Defying gravity


Pictured from left: Jon Hilsher, a senior in mechanical engineering from Maryland Heights, Mo., and Peter Carnesciali and Kevin King, who are quoted in the story below. Photo and video courtesy of NASA

Miners in Space team members were flying high this past summer during a weeklong trip to Houston that included flights aboard NASA’s Weightless Wonder aircraft, part of the agency’s Reduced Gravity Education Flight Program.

The S&T students were testing how CPR could be improved in a microgravity environment. It’s a project that could lead to greater safety for future space travelers, says Edward Nickel of Lake Saint Louis, Mo., a senior in aerospace engineering and past president of the student organization.

“The current approved CPR method can take between two and four minutes to start,” Nickel says. “It’s also fairly exhausting because it’s hard to get enough leverage in your arms.”

Using an active compression-decompression device and CPR training mannequin embedded with sensors, S&T students were able to measure the depth of compressions and model the flow of fluids to the heart. The experiment built upon the proof-of-concept tests the team completed in 2012 as part of the NASA program.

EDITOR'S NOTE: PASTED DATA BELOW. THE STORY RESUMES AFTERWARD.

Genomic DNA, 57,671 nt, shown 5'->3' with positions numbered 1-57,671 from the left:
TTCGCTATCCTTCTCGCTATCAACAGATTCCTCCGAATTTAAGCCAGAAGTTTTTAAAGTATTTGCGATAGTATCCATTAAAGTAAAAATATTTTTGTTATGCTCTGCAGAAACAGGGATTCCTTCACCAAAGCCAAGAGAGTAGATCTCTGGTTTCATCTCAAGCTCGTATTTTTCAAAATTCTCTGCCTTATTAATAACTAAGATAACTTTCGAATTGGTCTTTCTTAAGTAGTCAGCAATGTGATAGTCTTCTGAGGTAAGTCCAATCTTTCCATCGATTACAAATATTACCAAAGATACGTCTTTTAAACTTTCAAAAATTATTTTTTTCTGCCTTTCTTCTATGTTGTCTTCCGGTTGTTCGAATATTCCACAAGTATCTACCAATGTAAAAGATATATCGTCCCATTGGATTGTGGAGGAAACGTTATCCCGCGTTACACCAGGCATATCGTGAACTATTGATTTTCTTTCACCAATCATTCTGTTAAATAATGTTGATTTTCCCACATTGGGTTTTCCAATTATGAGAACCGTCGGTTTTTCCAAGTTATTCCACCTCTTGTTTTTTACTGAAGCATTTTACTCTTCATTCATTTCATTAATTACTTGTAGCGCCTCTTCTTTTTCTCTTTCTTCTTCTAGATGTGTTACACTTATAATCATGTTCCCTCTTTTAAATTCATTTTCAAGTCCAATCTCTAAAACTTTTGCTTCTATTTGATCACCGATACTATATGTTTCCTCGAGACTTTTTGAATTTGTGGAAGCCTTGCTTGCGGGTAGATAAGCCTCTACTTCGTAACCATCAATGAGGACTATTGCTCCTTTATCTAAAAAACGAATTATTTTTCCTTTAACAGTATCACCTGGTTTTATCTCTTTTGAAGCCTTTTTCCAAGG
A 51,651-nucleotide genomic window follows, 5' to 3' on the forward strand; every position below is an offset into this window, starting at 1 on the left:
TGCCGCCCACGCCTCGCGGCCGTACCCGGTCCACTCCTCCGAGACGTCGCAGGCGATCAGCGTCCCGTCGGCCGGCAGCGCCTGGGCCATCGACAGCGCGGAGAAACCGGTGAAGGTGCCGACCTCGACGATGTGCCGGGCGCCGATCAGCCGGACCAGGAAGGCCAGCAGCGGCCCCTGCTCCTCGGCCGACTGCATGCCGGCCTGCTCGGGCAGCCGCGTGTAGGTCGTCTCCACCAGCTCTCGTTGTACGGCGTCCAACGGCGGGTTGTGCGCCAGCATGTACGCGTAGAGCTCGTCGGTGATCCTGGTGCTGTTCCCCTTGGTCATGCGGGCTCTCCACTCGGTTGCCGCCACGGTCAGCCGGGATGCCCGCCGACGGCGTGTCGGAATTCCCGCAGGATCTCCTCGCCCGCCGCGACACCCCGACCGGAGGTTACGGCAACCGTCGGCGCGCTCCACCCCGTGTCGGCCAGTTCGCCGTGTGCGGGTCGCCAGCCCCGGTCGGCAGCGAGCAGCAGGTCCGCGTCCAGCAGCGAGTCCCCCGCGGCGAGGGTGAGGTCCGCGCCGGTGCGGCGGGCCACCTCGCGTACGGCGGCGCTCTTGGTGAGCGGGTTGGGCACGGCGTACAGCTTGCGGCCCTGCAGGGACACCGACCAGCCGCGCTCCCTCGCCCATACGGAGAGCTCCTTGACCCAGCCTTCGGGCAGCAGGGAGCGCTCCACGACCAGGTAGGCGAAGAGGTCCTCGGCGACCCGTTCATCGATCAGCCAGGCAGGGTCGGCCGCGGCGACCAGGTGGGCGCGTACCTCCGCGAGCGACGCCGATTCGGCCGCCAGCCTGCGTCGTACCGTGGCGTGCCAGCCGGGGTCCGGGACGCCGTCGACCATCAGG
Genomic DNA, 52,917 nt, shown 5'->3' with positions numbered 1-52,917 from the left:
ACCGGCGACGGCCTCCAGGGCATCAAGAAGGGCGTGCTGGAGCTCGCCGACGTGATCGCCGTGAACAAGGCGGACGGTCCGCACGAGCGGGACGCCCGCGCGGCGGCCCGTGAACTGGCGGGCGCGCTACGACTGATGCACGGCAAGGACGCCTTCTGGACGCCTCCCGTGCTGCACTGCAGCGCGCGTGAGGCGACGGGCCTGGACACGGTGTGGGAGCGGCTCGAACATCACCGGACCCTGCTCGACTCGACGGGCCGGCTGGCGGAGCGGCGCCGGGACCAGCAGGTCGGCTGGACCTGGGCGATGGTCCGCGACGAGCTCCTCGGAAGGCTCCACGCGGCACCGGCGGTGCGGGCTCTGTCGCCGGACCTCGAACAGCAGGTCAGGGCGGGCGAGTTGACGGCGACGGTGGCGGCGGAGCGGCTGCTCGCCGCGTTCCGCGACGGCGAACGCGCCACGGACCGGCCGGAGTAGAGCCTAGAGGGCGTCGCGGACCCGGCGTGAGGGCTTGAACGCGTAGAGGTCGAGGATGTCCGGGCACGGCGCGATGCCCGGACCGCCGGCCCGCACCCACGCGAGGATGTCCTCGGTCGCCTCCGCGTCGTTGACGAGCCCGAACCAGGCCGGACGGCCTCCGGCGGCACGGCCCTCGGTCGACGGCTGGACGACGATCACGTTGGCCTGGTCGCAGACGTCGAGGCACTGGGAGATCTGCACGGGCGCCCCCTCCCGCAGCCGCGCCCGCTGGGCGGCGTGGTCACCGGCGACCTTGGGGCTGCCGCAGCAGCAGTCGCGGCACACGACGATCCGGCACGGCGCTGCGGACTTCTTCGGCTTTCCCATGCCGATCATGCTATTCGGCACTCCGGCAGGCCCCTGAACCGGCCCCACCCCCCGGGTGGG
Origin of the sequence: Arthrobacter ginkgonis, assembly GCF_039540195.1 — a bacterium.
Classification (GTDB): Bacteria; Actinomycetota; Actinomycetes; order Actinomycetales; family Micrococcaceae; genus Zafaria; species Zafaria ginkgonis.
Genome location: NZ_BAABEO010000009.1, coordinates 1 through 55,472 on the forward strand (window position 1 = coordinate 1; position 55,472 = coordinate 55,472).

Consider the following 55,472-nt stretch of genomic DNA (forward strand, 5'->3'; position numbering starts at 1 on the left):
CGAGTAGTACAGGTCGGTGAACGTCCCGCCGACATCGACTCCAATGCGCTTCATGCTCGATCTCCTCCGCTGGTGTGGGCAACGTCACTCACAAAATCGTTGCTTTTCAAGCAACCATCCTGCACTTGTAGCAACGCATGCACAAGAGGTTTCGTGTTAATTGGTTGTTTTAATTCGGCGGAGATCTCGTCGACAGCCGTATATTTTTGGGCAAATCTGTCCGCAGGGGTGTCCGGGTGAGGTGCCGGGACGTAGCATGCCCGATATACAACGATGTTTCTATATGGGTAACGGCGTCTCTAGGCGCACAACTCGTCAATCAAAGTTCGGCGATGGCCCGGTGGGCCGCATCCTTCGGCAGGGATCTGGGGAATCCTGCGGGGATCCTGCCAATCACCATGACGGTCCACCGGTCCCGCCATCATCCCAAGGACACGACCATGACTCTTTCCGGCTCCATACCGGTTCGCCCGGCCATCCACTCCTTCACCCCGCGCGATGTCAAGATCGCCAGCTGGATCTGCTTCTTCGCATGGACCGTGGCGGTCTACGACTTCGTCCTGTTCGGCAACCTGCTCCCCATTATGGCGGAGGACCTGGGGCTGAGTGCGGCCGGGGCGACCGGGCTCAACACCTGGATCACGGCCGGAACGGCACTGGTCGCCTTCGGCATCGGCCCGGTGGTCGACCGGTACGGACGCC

“It’s easy to hold on to the active compression-decompression device, which lifts the chest in addition to compressing it,” says Kevin King of Boonville, Mo., a senior in aerospace engineering. “Studies have shown using the ACD increases blood flow rate, which increases the survival rate. We wanted to see if that was true in microgravity too.”

The Weightless Wonder, an aircraft modified to mimic a reduced-gravity environment, served as the backdrop for the tests. The aircraft flew approximately 30 parabolas with roller-coaster-like climbs and dips to produce periods of weightlessness and hyper-gravity ranging from 0 to 2 g’s.

For Peter Carnesciali of Ballwin, Mo., a junior in computer engineering and the team’s former secretary, floating in microgravity was something “you can’t imagine until you feel it.”

“It’s mind-blowing,” he says.

This was the team’s eighth time to be selected to participate in NASA’s program, and the group is currently planning a proposal for an experiment next summer.

Story by Mindy Limback

Learn more about Missouri S&T’s mechanical and aerospace engineering programs.